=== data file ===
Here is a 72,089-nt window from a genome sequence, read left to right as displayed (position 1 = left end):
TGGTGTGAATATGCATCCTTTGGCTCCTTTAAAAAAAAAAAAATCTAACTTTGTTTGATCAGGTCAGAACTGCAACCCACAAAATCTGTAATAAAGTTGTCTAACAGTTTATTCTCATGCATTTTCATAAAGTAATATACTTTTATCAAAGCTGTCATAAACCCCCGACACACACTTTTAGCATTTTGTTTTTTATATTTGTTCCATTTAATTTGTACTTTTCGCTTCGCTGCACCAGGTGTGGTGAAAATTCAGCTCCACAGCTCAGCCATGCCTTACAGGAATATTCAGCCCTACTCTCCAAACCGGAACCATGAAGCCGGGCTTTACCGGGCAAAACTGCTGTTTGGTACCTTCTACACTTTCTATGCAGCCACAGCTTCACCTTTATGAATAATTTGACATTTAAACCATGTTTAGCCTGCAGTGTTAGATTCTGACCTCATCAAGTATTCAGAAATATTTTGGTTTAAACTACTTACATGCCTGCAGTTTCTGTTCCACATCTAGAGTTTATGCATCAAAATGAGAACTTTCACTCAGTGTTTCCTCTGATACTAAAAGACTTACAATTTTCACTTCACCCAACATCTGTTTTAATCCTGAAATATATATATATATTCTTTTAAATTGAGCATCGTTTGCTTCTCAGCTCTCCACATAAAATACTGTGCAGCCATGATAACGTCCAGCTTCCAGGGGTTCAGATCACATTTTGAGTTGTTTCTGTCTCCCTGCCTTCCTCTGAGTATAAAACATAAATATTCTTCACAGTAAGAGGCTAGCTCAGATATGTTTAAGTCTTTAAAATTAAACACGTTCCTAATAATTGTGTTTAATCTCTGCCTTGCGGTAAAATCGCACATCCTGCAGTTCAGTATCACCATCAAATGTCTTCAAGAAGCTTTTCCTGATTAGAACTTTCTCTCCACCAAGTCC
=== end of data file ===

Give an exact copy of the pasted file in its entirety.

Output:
Here is a 72,089-nt window from a genome sequence, read left to right as displayed (position 1 = left end):
TGGTGTGAATATGCATCCTTTGGCTCCTTTAAAAAAAAAAAAATCTAACTTTGTTTGATCAGGTCAGAACTGCAACCCACAAAATCTGTAATAAAGTTGTCTAACAGTTTATTCTCATGCATTTTCATAAAGTAATATACTTTTATCAAAGCTGTCATAAACCCCCGACACACACTTTTAGCATTTTGTTTTTTATATTTGTTCCATTTAATTTGTACTTTTCGCTTCGCTGCACCAGGTGTGGTGAAAATTCAGCTCCACAGCTCAGCCATGCCTTACAGGAATATTCAGCCCTACTCTCCAAACCGGAACCATGAAGCCGGGCTTTACCGGGCAAAACTGCTGTTTGGTACCTTCTACACTTTCTATGCAGCCACAGCTTCACCTTTATGAATAATTTGACATTTAAACCATGTTTAGCCTGCAGTGTTAGATTCTGACCTCATCAAGTATTCAGAAATATTTTGGTTTAAACTACTTACATGCCTGCAGTTTCTGTTCCACATCTAGAGTTTATGCATCAAAATGAGAACTTTCACTCAGTGTTTCCTCTGATACTAAAAGACTTACAATTTTCACTTCACCCAACATCTGTTTTAATCCTGAAATATATATATATATTCTTTTAAATTGAGCATCGTTTGCTTCTCAGCTCTCCACATAAAATACTGTGCAGCCATGATAACGTCCAGCTTCCAGGGGTTCAGATCACATTTTGAGTTGTTTCTGTCTCCCTGCCTTCCTCTGAGTATAAAACATAAATATTCTTCACAGTAAGAGGCTAGCTCAGATATGTTTAAGTCTTTAAAATTAAACACGTTCCTAATAATTGTGTTTAATCTCTGCCTTGCGGTAAAATCGCACATCCTGCAGTTCAGTATCACCATCAAATGTCTTCAAGAAGCTTTTCCTGATTAGAACTTTCTCTCCACCAAGTCC